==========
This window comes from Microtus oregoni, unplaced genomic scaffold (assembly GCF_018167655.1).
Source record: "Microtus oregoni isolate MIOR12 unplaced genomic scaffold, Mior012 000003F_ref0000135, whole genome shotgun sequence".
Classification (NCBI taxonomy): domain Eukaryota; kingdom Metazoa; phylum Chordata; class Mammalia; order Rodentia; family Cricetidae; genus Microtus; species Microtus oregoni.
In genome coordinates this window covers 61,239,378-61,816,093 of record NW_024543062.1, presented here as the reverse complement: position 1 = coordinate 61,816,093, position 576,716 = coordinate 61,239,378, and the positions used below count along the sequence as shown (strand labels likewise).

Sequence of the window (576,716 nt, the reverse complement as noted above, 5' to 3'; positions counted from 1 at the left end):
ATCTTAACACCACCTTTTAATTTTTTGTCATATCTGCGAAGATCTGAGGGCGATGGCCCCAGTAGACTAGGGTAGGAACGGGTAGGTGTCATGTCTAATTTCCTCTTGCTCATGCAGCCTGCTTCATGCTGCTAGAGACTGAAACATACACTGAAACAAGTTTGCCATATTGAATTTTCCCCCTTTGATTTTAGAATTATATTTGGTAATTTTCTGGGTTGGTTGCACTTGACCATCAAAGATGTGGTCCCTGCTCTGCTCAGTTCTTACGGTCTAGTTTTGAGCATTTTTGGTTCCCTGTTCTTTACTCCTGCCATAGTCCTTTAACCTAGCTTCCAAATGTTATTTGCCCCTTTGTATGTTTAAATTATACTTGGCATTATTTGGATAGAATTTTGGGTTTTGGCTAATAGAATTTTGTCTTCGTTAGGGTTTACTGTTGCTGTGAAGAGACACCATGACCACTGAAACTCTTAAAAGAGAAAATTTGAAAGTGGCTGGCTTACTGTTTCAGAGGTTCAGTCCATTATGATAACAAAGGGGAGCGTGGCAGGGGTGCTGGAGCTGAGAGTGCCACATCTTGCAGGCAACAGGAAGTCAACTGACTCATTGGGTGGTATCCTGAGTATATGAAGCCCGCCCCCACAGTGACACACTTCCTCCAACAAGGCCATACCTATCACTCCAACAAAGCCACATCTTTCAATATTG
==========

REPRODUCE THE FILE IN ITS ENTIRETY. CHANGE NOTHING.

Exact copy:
This window comes from Microtus oregoni, unplaced genomic scaffold (assembly GCF_018167655.1).
Source record: "Microtus oregoni isolate MIOR12 unplaced genomic scaffold, Mior012 000003F_ref0000135, whole genome shotgun sequence".
Classification (NCBI taxonomy): domain Eukaryota; kingdom Metazoa; phylum Chordata; class Mammalia; order Rodentia; family Cricetidae; genus Microtus; species Microtus oregoni.
In genome coordinates this window covers 61,239,378-61,816,093 of record NW_024543062.1, presented here as the reverse complement: position 1 = coordinate 61,816,093, position 576,716 = coordinate 61,239,378, and the positions used below count along the sequence as shown (strand labels likewise).

Sequence of the window (576,716 nt, the reverse complement as noted above, 5' to 3'; positions counted from 1 at the left end):
ATCTTAACACCACCTTTTAATTTTTTGTCATATCTGCGAAGATCTGAGGGCGATGGCCCCAGTAGACTAGGGTAGGAACGGGTAGGTGTCATGTCTAATTTCCTCTTGCTCATGCAGCCTGCTTCATGCTGCTAGAGACTGAAACATACACTGAAACAAGTTTGCCATATTGAATTTTCCCCCTTTGATTTTAGAATTATATTTGGTAATTTTCTGGGTTGGTTGCACTTGACCATCAAAGATGTGGTCCCTGCTCTGCTCAGTTCTTACGGTCTAGTTTTGAGCATTTTTGGTTCCCTGTTCTTTACTCCTGCCATAGTCCTTTAACCTAGCTTCCAAATGTTATTTGCCCCTTTGTATGTTTAAATTATACTTGGCATTATTTGGATAGAATTTTGGGTTTTGGCTAATAGAATTTTGTCTTCGTTAGGGTTTACTGTTGCTGTGAAGAGACACCATGACCACTGAAACTCTTAAAAGAGAAAATTTGAAAGTGGCTGGCTTACTGTTTCAGAGGTTCAGTCCATTATGATAACAAAGGGGAGCGTGGCAGGGGTGCTGGAGCTGAGAGTGCCACATCTTGCAGGCAACAGGAAGTCAACTGACTCATTGGGTGGTATCCTGAGTATATGAAGCCCGCCCCCACAGTGACACACTTCCTCCAACAAGGCCATACCTATCACTCCAACAAAGCCACATCTTTCAATATTG